As per the sandboxy nature of the campaign, we’re keeping the precise cultural allocations vague with the intention of fleshing them out in play. I don’t want to know much more than the players do about this, at least to start. We do know that there’s a Viking-esque raiding culture (very Kargad-like, proposed by someone who’s never so much as cracked the spine of an Earthsea book), and that the jeweled city at the heart of the archipelago is going to be heavily influenced by Istanbul. The island on which the game begins and where the PCs were raised has shades of the Chalk and rural England and Scotland.

What’s the environment or atmosphere like?

Mostly cool temperate, comparable to the British Isles. The archipelago runs generally from north to south, with the majority of them further north, but the southern reaches are decidedly Mediterranean.

What’s the most important place in the setting? Not the capital, per se, but the place where all the action goes down.

With the campaign’s focus on travel and diversity of experience, this one was tough to nail down. We settled for simply naming the island where it all begins: Koln.

What’s the name of a faraway place? A place that folks talk about, dream about, or mutter about under their breath.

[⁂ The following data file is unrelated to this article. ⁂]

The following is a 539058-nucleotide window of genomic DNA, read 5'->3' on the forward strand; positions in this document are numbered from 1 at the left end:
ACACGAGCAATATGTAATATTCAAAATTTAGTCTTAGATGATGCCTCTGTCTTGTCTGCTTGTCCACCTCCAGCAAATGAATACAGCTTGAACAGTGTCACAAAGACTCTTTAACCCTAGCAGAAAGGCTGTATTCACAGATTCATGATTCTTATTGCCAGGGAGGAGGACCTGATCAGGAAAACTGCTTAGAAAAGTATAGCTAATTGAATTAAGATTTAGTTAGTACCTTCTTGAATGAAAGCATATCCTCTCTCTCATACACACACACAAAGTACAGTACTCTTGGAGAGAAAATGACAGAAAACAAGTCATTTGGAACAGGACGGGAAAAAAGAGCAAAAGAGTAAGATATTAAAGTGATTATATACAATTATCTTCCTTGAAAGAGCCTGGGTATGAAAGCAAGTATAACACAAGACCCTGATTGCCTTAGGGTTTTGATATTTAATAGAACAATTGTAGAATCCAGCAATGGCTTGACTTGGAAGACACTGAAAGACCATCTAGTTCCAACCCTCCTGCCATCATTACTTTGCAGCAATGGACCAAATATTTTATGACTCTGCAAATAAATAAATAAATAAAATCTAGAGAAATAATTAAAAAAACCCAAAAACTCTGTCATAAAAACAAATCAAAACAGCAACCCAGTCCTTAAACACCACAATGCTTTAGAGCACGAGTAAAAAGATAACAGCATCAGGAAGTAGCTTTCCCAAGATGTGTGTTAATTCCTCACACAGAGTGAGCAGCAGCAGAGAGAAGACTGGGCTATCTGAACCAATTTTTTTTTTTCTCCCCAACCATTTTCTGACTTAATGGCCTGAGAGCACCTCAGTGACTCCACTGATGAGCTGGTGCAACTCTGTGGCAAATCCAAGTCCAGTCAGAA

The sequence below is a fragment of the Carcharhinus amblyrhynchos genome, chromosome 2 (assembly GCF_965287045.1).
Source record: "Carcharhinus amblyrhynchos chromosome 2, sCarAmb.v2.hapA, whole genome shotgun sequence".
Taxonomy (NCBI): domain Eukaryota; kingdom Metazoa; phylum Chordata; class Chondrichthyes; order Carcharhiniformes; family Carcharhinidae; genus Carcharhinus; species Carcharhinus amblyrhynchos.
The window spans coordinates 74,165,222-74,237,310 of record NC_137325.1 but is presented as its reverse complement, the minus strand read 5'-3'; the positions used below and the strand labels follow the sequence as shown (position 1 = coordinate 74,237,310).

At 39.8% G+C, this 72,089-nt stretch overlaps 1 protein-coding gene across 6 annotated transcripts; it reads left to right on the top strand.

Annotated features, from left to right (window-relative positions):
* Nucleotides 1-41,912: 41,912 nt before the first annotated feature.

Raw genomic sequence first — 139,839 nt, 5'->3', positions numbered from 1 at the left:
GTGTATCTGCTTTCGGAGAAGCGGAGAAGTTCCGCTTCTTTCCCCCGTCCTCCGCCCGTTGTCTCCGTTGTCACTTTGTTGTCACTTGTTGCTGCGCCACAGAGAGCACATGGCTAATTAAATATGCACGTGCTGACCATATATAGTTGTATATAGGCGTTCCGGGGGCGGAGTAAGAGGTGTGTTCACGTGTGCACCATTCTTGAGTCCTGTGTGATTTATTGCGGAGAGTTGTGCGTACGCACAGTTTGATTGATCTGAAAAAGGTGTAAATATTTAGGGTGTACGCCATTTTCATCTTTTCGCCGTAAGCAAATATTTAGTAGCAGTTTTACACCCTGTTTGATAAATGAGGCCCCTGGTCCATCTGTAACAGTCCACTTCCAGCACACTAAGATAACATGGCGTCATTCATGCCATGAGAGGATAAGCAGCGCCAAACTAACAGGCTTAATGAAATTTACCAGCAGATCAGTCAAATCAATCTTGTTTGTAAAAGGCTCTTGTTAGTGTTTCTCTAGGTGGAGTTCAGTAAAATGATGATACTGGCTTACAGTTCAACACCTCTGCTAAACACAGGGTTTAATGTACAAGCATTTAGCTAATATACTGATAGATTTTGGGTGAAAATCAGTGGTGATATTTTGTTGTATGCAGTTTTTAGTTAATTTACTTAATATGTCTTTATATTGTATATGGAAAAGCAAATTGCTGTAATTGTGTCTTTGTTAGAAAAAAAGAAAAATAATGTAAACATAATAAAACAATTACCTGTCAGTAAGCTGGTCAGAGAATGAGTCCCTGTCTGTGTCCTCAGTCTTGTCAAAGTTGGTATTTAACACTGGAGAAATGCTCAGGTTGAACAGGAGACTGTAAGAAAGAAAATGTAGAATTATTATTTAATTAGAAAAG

The Maw of Eternity, a Carybdis-like whirlpool miles wide which is said to be the source of the world’s waters. When a Man dies, his spirit goes into the sea and follows the inexorable pull of the dark currents until the Maw drinks it down, emerging as a new spirit ready for reincarnation on the other side.

What type(s) of magic exist in this setting?

Art Magic
Faith in Dead Gods

Which character stocks are in play in this setting? Which are restricted and why?

Men and Great Spiders.

Great Spiders are restricted from play. They’re the orcs or zombies of our setting: a source of tension and urgency which creates drama.

Who are the monsters of this setting? Are they outcasts, or are they part of everyday life?

The unquiet dead, the sea-spiders, and the strange awakened beasts are all relatively new threats lurking on the edges of archipelago society. In the past, Men have had no connection with any of them except to placate them, avoid them, or kill them respectively.

What’s the currency, if any? Who collects the taxes? What do people do for work? What’s the major economy?

Strings of pearls and tokens of carved ivory are standard currency throughout the isles. In agrarian communities like Koln, the village “tax collector” redistributes wealth as the elders see fit, while larger islands have more traditional tax and tribute structures. Shepherding and fishing are the primary occupations on Koln, and their economy is almost entirely cut off from the rest of the islands: they are too small to be worth the trip for trade.